I’ve used an “on save” macro for some time now to calculate invoices, which can now be automatically activated by the Save button/menu in Cardbox. There's no need any more for users to push a button (and forget to do so). Although many of you may think this is only a slight improvement, just think of all the possibilities.
First of all, you can make a macro avoid situations in which errors occur. For example: field “CODE” contains a code with spaces that must be entered as underscores. Standard validation can prescribe that input must be A-Z, 0-9 and “_”. A user who enters “ABC XYZ 123” will see an error message telling him that this input is not correct, and he’ll have to figure out by himself that it’s the spaces that are not allowed.
Remember that macros that you attach to the Save button/menu must contain the command SaveRecord or the record will never be saved.
Secondly, you can replace or enhance standard validation by checking for errors that are specific to your database. This has the great advantage of having custom-made error messages and in-depth error checking. Here’s an example of checking a very common situation: field “A” may contain text, but if it does, field “B” must also contain text. E.g. a field “DATE SENT” and a field “SENT BY”. There’s no way standard validation can check for this. This macro will do the trick. Of course you can make it also check for the reverse situation: field “B” has text, but “A” has not.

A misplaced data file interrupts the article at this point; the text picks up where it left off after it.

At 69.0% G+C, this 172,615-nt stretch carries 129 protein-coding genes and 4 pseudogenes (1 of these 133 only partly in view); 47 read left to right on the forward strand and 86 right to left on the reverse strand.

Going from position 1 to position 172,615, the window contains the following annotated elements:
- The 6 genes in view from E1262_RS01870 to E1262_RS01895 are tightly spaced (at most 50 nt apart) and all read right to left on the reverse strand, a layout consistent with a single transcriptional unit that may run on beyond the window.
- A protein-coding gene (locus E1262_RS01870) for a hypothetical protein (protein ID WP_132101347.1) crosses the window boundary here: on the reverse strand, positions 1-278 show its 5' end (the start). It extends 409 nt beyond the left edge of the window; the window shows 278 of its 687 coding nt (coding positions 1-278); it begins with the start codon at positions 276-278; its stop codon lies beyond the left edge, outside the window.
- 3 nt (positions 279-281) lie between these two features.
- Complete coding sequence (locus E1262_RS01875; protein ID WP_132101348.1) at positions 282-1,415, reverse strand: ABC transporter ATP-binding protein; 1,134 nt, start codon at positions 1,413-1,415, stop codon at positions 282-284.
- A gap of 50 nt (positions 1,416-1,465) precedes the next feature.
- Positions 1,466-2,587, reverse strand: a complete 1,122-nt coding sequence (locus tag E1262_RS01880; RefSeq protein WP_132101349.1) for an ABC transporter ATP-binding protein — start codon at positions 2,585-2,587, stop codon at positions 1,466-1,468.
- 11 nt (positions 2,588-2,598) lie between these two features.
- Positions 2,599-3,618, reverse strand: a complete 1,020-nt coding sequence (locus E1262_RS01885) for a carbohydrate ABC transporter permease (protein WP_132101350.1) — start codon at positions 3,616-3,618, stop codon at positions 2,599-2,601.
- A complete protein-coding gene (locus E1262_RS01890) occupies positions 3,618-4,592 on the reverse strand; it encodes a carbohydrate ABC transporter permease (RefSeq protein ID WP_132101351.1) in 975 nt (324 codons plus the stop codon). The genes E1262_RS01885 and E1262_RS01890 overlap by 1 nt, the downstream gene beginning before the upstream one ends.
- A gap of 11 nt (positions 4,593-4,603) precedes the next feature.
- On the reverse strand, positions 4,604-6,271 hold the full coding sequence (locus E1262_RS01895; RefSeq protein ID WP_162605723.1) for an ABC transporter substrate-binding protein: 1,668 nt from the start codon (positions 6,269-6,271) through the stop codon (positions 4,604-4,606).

If Fields(“A”).Textlength > 0 AND Fields(“B”).Textlength = 0 then
If field A and B are both empty or both contain text, the macro will return no error message, and the record will be saved. If not, the record will not be saved and the user will see the cursor in field B.
As long as you write the macros, there no limit to what you can do. Perhaps this small but significant improvement will entice you to fill the Macros section of this forum with hundreds of tips and tricks.
By the way, this feature does not influence validation. Validation will run after the macro has run.
No, there is not.
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